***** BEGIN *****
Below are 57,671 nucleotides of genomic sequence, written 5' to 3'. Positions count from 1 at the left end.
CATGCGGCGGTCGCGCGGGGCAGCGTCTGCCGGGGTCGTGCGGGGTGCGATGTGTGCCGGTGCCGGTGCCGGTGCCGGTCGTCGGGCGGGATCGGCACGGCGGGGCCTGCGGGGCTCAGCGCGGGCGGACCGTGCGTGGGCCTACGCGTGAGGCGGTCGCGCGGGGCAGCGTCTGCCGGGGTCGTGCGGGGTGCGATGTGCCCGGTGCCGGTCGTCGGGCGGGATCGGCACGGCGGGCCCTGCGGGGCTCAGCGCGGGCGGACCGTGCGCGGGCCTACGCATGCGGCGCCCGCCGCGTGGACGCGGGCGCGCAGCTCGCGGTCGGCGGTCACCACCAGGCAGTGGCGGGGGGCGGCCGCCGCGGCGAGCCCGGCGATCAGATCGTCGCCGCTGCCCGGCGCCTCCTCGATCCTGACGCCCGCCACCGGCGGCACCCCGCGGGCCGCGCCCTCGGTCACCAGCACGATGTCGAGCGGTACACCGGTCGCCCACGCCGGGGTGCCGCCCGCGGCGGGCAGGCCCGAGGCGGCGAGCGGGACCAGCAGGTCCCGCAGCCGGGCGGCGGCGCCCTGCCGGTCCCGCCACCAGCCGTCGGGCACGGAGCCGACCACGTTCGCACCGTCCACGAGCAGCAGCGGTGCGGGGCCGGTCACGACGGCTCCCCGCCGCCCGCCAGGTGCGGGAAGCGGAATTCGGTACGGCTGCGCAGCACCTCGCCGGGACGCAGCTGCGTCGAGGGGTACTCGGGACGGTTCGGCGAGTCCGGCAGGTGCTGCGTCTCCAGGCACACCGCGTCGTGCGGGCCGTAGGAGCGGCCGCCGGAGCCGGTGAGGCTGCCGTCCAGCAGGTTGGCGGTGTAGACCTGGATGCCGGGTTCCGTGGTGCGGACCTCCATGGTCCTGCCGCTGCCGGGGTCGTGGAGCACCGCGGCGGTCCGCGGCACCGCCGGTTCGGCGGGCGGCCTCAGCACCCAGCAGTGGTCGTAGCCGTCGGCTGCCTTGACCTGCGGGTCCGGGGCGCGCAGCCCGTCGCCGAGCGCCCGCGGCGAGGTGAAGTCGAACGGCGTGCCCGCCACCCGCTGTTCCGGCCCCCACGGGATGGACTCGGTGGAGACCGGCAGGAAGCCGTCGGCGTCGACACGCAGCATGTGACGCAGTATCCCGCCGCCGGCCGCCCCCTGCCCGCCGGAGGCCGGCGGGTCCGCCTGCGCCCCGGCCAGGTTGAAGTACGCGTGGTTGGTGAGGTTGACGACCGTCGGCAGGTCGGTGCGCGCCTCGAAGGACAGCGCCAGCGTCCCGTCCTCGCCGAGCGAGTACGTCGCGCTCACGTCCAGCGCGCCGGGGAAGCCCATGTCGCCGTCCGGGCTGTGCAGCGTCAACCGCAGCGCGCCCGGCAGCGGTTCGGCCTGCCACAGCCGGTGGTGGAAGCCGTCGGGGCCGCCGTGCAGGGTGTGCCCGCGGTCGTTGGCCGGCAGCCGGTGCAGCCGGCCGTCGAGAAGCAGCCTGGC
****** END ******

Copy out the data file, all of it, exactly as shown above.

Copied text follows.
Below are 57,671 nucleotides of genomic sequence, written 5' to 3'. Positions count from 1 at the left end.
CATGCGGCGGTCGCGCGGGGCAGCGTCTGCCGGGGTCGTGCGGGGTGCGATGTGTGCCGGTGCCGGTGCCGGTGCCGGTCGTCGGGCGGGATCGGCACGGCGGGGCCTGCGGGGCTCAGCGCGGGCGGACCGTGCGTGGGCCTACGCGTGAGGCGGTCGCGCGGGGCAGCGTCTGCCGGGGTCGTGCGGGGTGCGATGTGCCCGGTGCCGGTCGTCGGGCGGGATCGGCACGGCGGGCCCTGCGGGGCTCAGCGCGGGCGGACCGTGCGCGGGCCTACGCATGCGGCGCCCGCCGCGTGGACGCGGGCGCGCAGCTCGCGGTCGGCGGTCACCACCAGGCAGTGGCGGGGGGCGGCCGCCGCGGCGAGCCCGGCGATCAGATCGTCGCCGCTGCCCGGCGCCTCCTCGATCCTGACGCCCGCCACCGGCGGCACCCCGCGGGCCGCGCCCTCGGTCACCAGCACGATGTCGAGCGGTACACCGGTCGCCCACGCCGGGGTGCCGCCCGCGGCGGGCAGGCCCGAGGCGGCGAGCGGGACCAGCAGGTCCCGCAGCCGGGCGGCGGCGCCCTGCCGGTCCCGCCACCAGCCGTCGGGCACGGAGCCGACCACGTTCGCACCGTCCACGAGCAGCAGCGGTGCGGGGCCGGTCACGACGGCTCCCCGCCGCCCGCCAGGTGCGGGAAGCGGAATTCGGTACGGCTGCGCAGCACCTCGCCGGGACGCAGCTGCGTCGAGGGGTACTCGGGACGGTTCGGCGAGTCCGGCAGGTGCTGCGTCTCCAGGCACACCGCGTCGTGCGGGCCGTAGGAGCGGCCGCCGGAGCCGGTGAGGCTGCCGTCCAGCAGGTTGGCGGTGTAGACCTGGATGCCGGGTTCCGTGGTGCGGACCTCCATGGTCCTGCCGCTGCCGGGGTCGTGGAGCACCGCGGCGGTCCGCGGCACCGCCGGTTCGGCGGGCGGCCTCAGCACCCAGCAGTGGTCGTAGCCGTCGGCTGCCTTGACCTGCGGGTCCGGGGCGCGCAGCCCGTCGCCGAGCGCCCGCGGCGAGGTGAAGTCGAACGGCGTGCCCGCCACCCGCTGTTCCGGCCCCCACGGGATGGACTCGGTGGAGACCGGCAGGAAGCCGTCGGCGTCGACACGCAGCATGTGACGCAGTATCCCGCCGCCGGCCGCCCCCTGCCCGCCGGAGGCCGGCGGGTCCGCCTGCGCCCCGGCCAGGTTGAAGTACGCGTGGTTGGTGAGGTTGACGACCGTCGGCAGGTCGGTGCGCGCCTCGAAGGACAGCGCCAGCGTCCCGTCCTCGCCGAGCGAGTACGTCGCGCTCACGTCCAGCGCGCCGGGGAAGCCCATGTCGCCGTCCGGGCTGTGCAGCGTCAACCGCAGCGCGCCCGGCAGCGGTTCGGCCTGCCACAGCCGGTGGTGGAAGCCGTCGGGGCCGCCGTGCAGGGTGTGCCCGCGGTCGTTGGCCGGCAGCCGGTGCAGCCGGCCGTCGAGAAGCAGCCTGGC